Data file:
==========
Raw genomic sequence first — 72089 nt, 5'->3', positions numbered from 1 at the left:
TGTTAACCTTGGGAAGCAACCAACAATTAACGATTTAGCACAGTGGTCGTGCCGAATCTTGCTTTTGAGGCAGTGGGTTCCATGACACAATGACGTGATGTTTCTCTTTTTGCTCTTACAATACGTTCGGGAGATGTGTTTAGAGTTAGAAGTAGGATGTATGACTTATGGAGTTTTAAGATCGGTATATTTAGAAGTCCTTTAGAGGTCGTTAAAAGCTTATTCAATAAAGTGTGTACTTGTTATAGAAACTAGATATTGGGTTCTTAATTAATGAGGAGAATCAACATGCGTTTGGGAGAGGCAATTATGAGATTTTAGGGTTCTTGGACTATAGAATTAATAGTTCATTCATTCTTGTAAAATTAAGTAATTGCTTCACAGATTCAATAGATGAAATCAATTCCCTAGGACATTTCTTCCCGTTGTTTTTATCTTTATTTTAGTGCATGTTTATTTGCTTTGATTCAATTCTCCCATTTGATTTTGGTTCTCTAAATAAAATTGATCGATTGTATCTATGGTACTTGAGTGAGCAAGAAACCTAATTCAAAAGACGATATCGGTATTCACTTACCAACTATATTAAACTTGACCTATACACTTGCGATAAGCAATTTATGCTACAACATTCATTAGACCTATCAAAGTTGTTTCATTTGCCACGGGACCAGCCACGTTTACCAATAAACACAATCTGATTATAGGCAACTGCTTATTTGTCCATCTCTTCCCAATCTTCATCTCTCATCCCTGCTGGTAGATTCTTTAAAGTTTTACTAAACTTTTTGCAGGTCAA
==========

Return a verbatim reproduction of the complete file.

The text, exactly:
Raw genomic sequence first — 72089 nt, 5'->3', positions numbered from 1 at the left:
TGTTAACCTTGGGAAGCAACCAACAATTAACGATTTAGCACAGTGGTCGTGCCGAATCTTGCTTTTGAGGCAGTGGGTTCCATGACACAATGACGTGATGTTTCTCTTTTTGCTCTTACAATACGTTCGGGAGATGTGTTTAGAGTTAGAAGTAGGATGTATGACTTATGGAGTTTTAAGATCGGTATATTTAGAAGTCCTTTAGAGGTCGTTAAAAGCTTATTCAATAAAGTGTGTACTTGTTATAGAAACTAGATATTGGGTTCTTAATTAATGAGGAGAATCAACATGCGTTTGGGAGAGGCAATTATGAGATTTTAGGGTTCTTGGACTATAGAATTAATAGTTCATTCATTCTTGTAAAATTAAGTAATTGCTTCACAGATTCAATAGATGAAATCAATTCCCTAGGACATTTCTTCCCGTTGTTTTTATCTTTATTTTAGTGCATGTTTATTTGCTTTGATTCAATTCTCCCATTTGATTTTGGTTCTCTAAATAAAATTGATCGATTGTATCTATGGTACTTGAGTGAGCAAGAAACCTAATTCAAAAGACGATATCGGTATTCACTTACCAACTATATTAAACTTGACCTATACACTTGCGATAAGCAATTTATGCTACAACATTCATTAGACCTATCAAAGTTGTTTCATTTGCCACGGGACCAGCCACGTTTACCAATAAACACAATCTGATTATAGGCAACTGCTTATTTGTCCATCTCTTCCCAATCTTCATCTCTCATCCCTGCTGGTAGATTCTTTAAAGTTTTACTAAACTTTTTGCAGGTCAA